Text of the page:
How to care for your GUT – the second brain
We pretty much know these days how important our gut health is. 80% of our immune system is in our gut. The studies show the more diverse our gut microbiome, the more cognitive ability we have. The gut microbiome contributes to the development and the function of
- Immune system
- Metabolic system
- Nervous system
There are about 100 trillion bacteria that lives in our digestive system. We can almost say we’re controlled by our bacteria!
Have you ever felt like you were coming down with something after a stressful week?
Do you feel anxious or depressed and noticed that you have been eating junk foods for a while?
How about feeling lethargic after the weekend of eating out a lot?
I understand that drawing a connection between your gut health and your overall health may seem far-fetched. But research is emerging in the areas of gut microbiome and how it affects so many of our body systems. There are still so many things to discover about our gut health.
So, how about all the food intolerances you may experience? Are you on low FODMAP diet? Can you tolerate fructose, and lactose? How about gluten?
Do you suffer from any anxiety or depression? Any digestive problems such as diarrhoea, bloating, cramps or constipation?
There could be many things that is going on that stems from the health of your gut. Unfortunately, avoiding the trigger foods forever is not the solution here. Because often times, those foods have certain health benefits for your body. By limiting those healthy foods, you can put your gut in even more compromised state.
So, repairing your gut integrity is the first thing to focus on.
Have you heard of ‘leaky gut’? This term is used when the intestinal wall that protects certain substances from getting into your bloodstream becomes ‘leaky’.
In a healthy gut, the tight junctions that hold the intestinal wall lets necessary micro and macronutrients through, so they can get absorbed into your bloodstream.
But when the tight junction gets leaky, it lets the microbes, toxins and certain protein into your bloodstream that can causing problems.
What are some of the things that causes the ‘leaky gut’? There are number of causes such as
- Chronic Stress – yes, the stress hormone cortisol can alter gut permeability and barrier function and even change the gut microbiome composition.
- Medications – antibiotics and nonsteroidal anti-inflammatory drugs (NSAIDs) such as Nurofen, Advil, Voltaren, steroids, antacids and birth control pills.
- Infections such as parasites, candida overgrowth or Small Intestinal Bacterial overgrowth (SIBO)
- Toxic foods – alcohol, processed foods, any foods that causes allergies or sensitivities
Some of the health conditions that have been associated with leaky gut are
- Type 1 diabetes
- Celiac disease
- Crohn’s disease
- Irritable Bowel Syndrome
- Multiple sclerosis
- Chronic Fatigue Syndrome
- Rheumatoid arthritis
- Asthma and the list goes on. . .
So how do we heal the leaky gut? What are the steps to make sure all the supplements and nutrient rich foods you are consuming is actually getting absorbed properly in your gut?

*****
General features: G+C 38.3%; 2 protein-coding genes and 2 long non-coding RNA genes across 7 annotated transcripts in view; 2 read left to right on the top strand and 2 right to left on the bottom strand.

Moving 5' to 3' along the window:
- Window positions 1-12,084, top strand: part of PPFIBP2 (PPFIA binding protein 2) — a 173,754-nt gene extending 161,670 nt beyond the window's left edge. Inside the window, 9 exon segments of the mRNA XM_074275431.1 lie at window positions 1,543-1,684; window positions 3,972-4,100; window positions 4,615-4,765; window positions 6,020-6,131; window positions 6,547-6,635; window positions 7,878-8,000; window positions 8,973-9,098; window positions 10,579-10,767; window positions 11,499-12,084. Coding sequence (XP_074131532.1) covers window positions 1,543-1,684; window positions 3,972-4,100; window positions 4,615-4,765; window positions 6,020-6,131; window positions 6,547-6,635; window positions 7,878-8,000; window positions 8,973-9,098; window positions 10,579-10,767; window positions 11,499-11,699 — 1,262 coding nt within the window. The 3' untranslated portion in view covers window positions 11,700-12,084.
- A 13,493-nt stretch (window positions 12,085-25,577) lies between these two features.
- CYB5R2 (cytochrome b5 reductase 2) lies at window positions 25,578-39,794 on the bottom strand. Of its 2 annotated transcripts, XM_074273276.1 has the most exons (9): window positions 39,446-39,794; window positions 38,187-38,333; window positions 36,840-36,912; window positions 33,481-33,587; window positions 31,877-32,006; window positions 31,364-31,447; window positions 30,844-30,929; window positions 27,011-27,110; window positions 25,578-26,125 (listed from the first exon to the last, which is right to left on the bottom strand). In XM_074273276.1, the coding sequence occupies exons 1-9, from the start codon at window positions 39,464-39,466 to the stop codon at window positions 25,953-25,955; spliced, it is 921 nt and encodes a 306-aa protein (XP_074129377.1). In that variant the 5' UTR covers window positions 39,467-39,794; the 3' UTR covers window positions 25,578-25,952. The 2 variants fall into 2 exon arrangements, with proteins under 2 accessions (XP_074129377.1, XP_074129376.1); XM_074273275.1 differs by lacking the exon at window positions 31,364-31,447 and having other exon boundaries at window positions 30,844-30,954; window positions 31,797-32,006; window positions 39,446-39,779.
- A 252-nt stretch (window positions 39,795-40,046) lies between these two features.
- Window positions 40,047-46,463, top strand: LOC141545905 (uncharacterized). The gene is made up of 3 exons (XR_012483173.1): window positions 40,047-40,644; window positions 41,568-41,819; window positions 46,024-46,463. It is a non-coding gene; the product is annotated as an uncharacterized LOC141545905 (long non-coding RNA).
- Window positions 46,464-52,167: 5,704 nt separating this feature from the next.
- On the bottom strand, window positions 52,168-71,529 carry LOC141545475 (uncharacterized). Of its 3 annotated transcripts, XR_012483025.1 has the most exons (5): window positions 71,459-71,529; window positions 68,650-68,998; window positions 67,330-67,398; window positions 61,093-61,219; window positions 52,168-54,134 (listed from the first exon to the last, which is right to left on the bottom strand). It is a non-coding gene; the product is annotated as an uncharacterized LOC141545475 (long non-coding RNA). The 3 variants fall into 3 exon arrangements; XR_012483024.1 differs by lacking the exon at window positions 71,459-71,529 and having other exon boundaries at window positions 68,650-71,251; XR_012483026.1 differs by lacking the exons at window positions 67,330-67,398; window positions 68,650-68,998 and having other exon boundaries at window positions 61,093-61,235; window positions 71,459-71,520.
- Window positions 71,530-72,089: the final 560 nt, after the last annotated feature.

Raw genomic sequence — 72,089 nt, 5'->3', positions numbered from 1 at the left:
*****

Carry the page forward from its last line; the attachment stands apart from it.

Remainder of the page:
1. Remove anything that could be contributing to the leaky gut. This could be certain foods, or any of the listed cause mentioned above (chronic stress, medications, or mould). This may take a while, sometimes we are surrounded by something that is so obvious, but we don’t think about it. This step is very crucial because no amount of probiotic or healthy eating is going to work if you keep putting in the offending food. I often explain this situation as if you have grazed arm. Instead of leaving it alone for it to heal naturally, you keep scratching the wound over and over. Making it impossible for the wound to heal. This is a similar concept with your gut lining and the offending foods.
2. Restore Once the offending cause have been removed, it is time to restore the gut microbiome. There are a number of strategies to do this. For example, you may need to increase your hydrochloric acid level to aid digestion. You may need to supplement with digestive enzymes if these have been depleted. Some of the microbiome may take a long time to be restored, especially if you have been taking antibiotics for a prolonged time.
3. Re-inoculate Next, it is time to reintroduce the healthy microbiome into your gut and restore the beneficial bacteria. This is the time to take prebiotics, probiotics and eat variety of fruits and vegetables to increase the microbiome diversity. Eat as many different varieties of foods as you can as each food produce different bacteria.
4. Repair Lastly, we will repair the intestinal barrier of the gut so that it can absorb all the nutrient which is essential in health. Glutamine (amino acid) has been reported to have positive effects on the lining of the intestinal wall. For example, bone broth contains very high level of glutamine as well as most animal products. Other sources of glutamine are broccoli, lentils, spinach and tofu. By sticking to healthy eating habits, soon your gut will be able to heal the damage that was caused.
5. Re-introduce Once that gut has been fully repaired we can look at reintroducing some foods into your everyday diet. This may take a while but it is a necessary step. You may have noticed that some of the offending foods or intolerances you had against are actually considered ‘healthy food’ (think garlic and onion!). Avoiding these foods can worsen your symptoms by reducing the microbiome diversity. By following these steps, you will be able to enjoy some of the foods you were once intolerant.
If you need any assistance with your gut health, please get in touch!